Unlicensed lawyer worked on USDA bias claims

A former Justice Department employee who worked on racial discrimination settlements between black farmers and the Agriculture Department lacked a license to practice law and is facing criminal charges in California.

Margaret O'Shea, a 38-year-old University of Pennsylvania Law School graduate, worked at the Monterey County Public Defender's Office from August to late September this year, handling 86 cases in a three-week period. Her supervisors, however, determined that she was not an accredited attorney.

From April to September 2002, O'Shea worked at the Justice Department as a general attorney, and was assigned to work on claims involving the $650 million settlement between the Agriculture Department and black farmers. The landmark racial discrimination case, Pigford vs. Veneman, alleged that black farmers were denied loans from the Agriculture Department because of their race.

According to the National Black Farmers Association, O'Shea negotiated a class of settlement cases that amount to as much as $4 million. The Justice Department may have to renegotiate the claims if a court determines that O'Shea did not have authority to sign government contracts.

Rep. Steve Chabot, R-Ohio, chairman of a House Judiciary Constitution subcommittee, plans to hold a hearing into O'Shea's hiring by the Justice Department in late January. Chabot. held two hearings earlier this year on black farmers' settlement claims.

On Monday, O'Shea pleaded not guilty to grand theft for cashing paychecks on the premise that she was licensed to practice law in California. Her attorney, Enda Brennan, requested that the local district attorney be removed from the case and that the state attorney general's office take over. A hearing on that motion was set for Jan. 7.

According to the Monterey County Herald, O'Shea first claimed to have passed the California bar examination when she clerked for U.S. Circuit Court Judge Myron Bright in 2001. That claim resulted in a promotion and a pay raise.

When O'Shea went to work for the Justice Department, she submitted a letter from Bright stating that she was licensed to practice law. Justice spokesman Charles Miller told the Herald that because O'Shea was hired as a temporary worker, the FBI did not do a background check.

After Justice sought to hire O'Shea permanently and began a background check, she left the department to work in New York City and later at the Monterey County Public Defender's Office.

But O'Shea's career in the county, which is just south of her undergraduate alma mater, Stanford University, was short-lived.

"The biggest joke is that it was our little agency that were the ones that stopped her," said Dewayne Woods, the Public Defender Office's finance manager. "One of our attorneys brought it to our attention that someone looked for [her license] but didn't find it."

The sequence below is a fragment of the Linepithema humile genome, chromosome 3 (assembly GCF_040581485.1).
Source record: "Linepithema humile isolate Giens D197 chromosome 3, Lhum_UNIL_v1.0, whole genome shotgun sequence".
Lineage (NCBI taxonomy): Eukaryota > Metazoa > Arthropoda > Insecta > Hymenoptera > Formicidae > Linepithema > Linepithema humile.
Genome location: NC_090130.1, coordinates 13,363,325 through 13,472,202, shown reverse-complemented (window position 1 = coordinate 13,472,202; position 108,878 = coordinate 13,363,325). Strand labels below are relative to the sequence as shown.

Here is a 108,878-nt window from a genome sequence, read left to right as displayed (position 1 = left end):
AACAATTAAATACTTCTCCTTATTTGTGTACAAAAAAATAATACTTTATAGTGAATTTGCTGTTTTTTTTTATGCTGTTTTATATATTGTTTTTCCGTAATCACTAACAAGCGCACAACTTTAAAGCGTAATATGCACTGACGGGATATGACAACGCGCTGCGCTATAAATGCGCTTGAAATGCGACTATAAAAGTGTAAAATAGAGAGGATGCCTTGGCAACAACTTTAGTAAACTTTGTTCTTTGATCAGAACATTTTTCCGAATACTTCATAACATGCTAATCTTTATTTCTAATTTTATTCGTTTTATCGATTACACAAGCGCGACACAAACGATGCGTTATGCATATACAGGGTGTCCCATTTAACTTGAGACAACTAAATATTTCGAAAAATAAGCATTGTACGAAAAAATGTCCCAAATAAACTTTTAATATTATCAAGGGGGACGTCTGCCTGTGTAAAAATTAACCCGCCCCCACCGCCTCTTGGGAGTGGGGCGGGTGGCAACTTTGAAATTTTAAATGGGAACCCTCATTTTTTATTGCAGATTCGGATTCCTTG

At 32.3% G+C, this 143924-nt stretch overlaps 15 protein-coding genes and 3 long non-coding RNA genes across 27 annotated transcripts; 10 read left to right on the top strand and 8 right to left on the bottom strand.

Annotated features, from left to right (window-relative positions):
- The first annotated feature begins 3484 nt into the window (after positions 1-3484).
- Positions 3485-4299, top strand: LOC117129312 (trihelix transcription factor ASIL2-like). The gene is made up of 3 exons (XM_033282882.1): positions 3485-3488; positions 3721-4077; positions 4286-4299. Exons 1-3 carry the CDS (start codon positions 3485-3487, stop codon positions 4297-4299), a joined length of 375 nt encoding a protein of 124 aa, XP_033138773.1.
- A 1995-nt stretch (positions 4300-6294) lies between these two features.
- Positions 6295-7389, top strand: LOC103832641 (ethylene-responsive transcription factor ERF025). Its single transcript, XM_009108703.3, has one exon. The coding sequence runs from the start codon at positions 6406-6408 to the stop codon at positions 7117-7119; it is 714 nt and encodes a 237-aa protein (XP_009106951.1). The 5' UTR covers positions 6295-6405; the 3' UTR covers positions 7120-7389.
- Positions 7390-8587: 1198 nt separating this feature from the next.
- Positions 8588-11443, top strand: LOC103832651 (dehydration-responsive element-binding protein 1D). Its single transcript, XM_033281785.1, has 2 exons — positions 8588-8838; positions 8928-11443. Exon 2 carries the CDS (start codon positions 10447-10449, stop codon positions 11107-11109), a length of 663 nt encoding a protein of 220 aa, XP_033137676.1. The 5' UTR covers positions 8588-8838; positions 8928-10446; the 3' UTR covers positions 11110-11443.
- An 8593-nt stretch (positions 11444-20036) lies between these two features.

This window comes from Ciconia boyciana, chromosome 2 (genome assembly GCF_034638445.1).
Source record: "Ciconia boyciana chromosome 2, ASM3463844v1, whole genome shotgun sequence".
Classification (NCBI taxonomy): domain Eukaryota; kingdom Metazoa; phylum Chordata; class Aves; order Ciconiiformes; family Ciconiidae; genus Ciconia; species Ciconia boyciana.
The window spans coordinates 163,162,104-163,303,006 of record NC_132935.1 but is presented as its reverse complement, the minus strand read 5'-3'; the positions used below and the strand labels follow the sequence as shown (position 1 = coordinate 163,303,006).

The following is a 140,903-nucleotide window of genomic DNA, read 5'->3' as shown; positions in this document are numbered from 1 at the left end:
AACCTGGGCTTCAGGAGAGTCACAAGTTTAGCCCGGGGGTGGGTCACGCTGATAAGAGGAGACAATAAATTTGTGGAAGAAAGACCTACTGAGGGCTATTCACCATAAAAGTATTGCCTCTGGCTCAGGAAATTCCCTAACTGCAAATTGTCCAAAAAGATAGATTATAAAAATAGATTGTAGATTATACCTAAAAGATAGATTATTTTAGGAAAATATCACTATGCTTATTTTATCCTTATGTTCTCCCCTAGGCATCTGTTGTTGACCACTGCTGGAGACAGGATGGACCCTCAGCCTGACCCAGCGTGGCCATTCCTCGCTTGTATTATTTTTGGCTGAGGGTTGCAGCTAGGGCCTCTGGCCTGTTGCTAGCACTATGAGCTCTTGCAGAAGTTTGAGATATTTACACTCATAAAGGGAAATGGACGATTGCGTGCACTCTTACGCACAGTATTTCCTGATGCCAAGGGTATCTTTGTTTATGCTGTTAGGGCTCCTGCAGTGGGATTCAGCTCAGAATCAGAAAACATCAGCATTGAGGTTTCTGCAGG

According to Woods, the cases O'Shea worked on as a public defender were mostly misdemeanors. Those defendants will get another opportunity to defend themselves in court.

While Brennan, O'Shea's lawyer, did not return calls for comment, he told the Herald that it was a "misnomer" to say that O'Shea practiced law at her previous jobs. "There are degrees of practicing law," Brennan said, "some of which require a license and some that don't."

The Justice Department has been criticized for fighting claims that the Agriculture Department agreed to pay under the terms of a 1999 settlement. The Black Farmers and Agriculturist Association has filed a suit challenging the denials and seeking $20.5 billion in damages.

The Environmental Working Group, a public-interest advocacy organization, reported in July that 81,000 of the 94,000 black farmers who sought restitution under the settlement were denied payments. According to the organization, the Justice Department has spent 56,000 hours and $12 million challenging more than 600 payments awarded to black farmers.

"It only adds insult to injury to have those cases fought by someone not qualified to fight them," said Arianne Callender, the Environmental Working Group's general counsel. "We are asking to check to see that all attorneys in the civil division are licensed attorneys."

The Black Farmers Association and the Environmental Working Group have asked the Justice Department to reconsider O'Shea's settlement decisions.

"The black farmer case has been a real mess," said National Black Farmers Association President John Boyd. "I think it's a crying shame the government would put an unlicensed attorney on the case, and make the American taxpayers pay for it."

In a letter to the Justice Department, the Environmental Working Group asked the department to notify all farmers in the settlement if unlicensed lawyers were assigned to their cases, and to reconsider denials in those cases.

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